The somber implication of paratactic movement is by no means confined to this one poem: it is rendered unmistakably (though unobtrusively) in "A Clock stopped--" by "Nods from the Gilded pointers--/ Nods from the Seconds slim--"; and the irony in that poem is that God is as completely entrapped by the inflexible nature of His invention as mankind is. Indeed, throughout Dickinson's work, the use of parataxis almost always signals the inexorable drive toward death.

From Emily Dickinson. Copyright © 1988 by Cynthia Griffin Wolff.

Paula Bennett: On 280 ("I felt a Funeral, in my Brain") (2)

In a series of poems beginning in the early 1860s, Dickinson describes what might best be called her fall from metaphysical grace and the epistemological impact this event had upon her. In these poems, Dickinson's confrontation with the abyss becomes the central metaphor for her vision of a world from which transcendent meaning has been withdrawn and in which, therefore, the speaker is free to reach any conclusion she wishes or, indeed, to reach no conclusion at all.

'I felt a Funeral, in my Brain,' c. 1862, is one such poem. On the surface, this poem is about death or, possibly, madness. But, finally, effectively, if it is 'about' anything, it is about dread. In it, to use Miller's words, Dickinson does not reorder 'what formerly appeared to be conclusively known.’ She tells what it feels like to realize that nothing can be known at all. . . .

As in the surrealist paintings of de Chirico and Magritte, outsize 'humanistic' detail functions in this poem to evoke all the terror that the isolated individual feels when confronting nothingness--the abyss. In the poem's otherwise emptied-out landscape, 'the Heavens' become a 'Bell,' 'Being' an 'Ear.' Whether it is death or insanity that opens up this vision to her, what the speaker realizes is that she is utterly alone and totally free. There is neither a sustaining God nor a sustaining scaffold of meaning to support her. Like the trapdoor on a gallows or like the planks supporting a coffin until it is dropped into the grave, the 'bottom’ drops out of reality. For the speaker, anything is possible in a world that is fundamentally absurd--where you can drop 'down, and down' and 'hit a World, at every plunge.' As in 'Four Trees,' the only conclusion to this experience is the conclusion that not-knowing (not just death but the acceptance of ignorance) brings.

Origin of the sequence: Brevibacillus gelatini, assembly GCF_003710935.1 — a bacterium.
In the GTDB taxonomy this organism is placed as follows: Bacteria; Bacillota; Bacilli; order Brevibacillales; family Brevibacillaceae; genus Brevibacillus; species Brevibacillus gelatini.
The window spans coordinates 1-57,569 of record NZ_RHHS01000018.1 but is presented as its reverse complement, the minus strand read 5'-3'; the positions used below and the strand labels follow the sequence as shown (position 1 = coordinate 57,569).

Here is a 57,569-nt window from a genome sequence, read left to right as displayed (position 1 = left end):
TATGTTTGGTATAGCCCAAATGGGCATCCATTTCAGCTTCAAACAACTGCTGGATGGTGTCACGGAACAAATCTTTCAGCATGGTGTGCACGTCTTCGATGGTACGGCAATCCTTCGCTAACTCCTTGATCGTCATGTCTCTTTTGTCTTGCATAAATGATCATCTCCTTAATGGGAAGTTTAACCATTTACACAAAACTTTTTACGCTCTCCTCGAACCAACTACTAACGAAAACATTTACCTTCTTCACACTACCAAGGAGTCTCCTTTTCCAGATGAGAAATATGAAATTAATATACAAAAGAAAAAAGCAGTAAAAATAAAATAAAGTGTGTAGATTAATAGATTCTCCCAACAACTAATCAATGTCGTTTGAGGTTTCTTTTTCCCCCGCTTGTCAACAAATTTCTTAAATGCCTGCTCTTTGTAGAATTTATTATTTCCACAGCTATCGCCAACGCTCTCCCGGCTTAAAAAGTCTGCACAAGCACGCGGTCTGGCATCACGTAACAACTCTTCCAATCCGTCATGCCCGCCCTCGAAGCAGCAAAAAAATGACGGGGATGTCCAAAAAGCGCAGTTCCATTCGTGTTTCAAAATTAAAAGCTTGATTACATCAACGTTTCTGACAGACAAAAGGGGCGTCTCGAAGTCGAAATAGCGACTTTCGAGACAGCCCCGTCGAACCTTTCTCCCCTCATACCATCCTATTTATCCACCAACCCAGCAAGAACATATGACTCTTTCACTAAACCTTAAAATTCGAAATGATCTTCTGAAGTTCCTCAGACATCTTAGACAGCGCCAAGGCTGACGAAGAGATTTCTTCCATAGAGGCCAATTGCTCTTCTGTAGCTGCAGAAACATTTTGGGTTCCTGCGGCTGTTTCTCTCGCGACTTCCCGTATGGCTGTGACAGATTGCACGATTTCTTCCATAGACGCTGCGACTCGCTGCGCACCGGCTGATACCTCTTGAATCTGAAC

From Emily Dickinson, Woman Poet. Copyright © 1990 by Paula Bennet. Reprinted by permission of the author.

Paula Bennett: On 280 ("I felt a Funeral, in my Brain")

In the extraordinary "I felt a Funeral, in my Brain," written, according to Franklin's dating, in 1862, she describes figuratively the terror she had experienced, and its explosive effect on her, in terms of a confrontation with existential dread. Forced to look life's abyss "squarely in the face"--as she says in a later companion poem, "I never hear that one is dead" (no. 1324; P, 915)--she felt her world split apart, leaving her "Wrecked, solitary here," the numb survivor of some kind of shattering internal cataclysm which she compares to madness, death, and loss.

From My Life a Loaded Gun: Dickinson, Plath, Rich, and Female Creativity. Copyright © 1986 by Paula Bennett. Reprinted with the permission of the author.

Sharon Cameron: On 280 ("I felt a Funeral, in my Brain") (2)

I have written elsewhere of this poem that it represents the making of a though unconscious (LT, pp. 96-98). The poem cannot represent a literal funeral, since people do not feel funerals, they attend them. They also do not feel funerals in the brain. Moreover, here the funeral seems to precede the death as well as the burial of the thing which is ceremonially presided over. Since what is in the brain that can be buried is a thought, the poem, I have argued, represents ambivalence about making a thought unconscious. Ambivalence is epitomized by the mourners, who could be understood to lament the burial of the thought, although, ultimately, in sitting for the ceremony, they also come to consent to it. Ambivalence is definitely underscored by the second of the variants and the variant grammar it gives the poem's final line (fig. 10, second manuscript page of "I felt a Funeral, in my Brain"). For that variant, written below and to the right of the word on the line, makes it unclear whether knowing is finished (there being no longer any knowing, but only unconsciousness), or whether what is "Got through—" is the experience of unconsciousness, which leaves "knowing" in its wake. In the second way of reading the poem's last line, according not only to its variant but also to its variant grammar, knowing is what begins at the poem's end, rather than what concludes. Finally, a third way of reading the variants is to see them in relation: that is, they precisely dramatize the conflict registered throughout the poem, and, as I have tried to illustrate, throughout the earlier poems in the fascicle. As noted, this conflict is registered in miniature by the alternative words—and the alternative punctuation of the same words, as exemplified by the possibly implicit but absent comma of "Finished[,] knowing—then—" and the absent comma of "Finished knowing—then—." Thus the implicit double grammar, raised both by the variant and by a closer scrutiny of the line itself, equivocates whether knowing is finished, or whether it survives when the experience recorded by the poem is finished.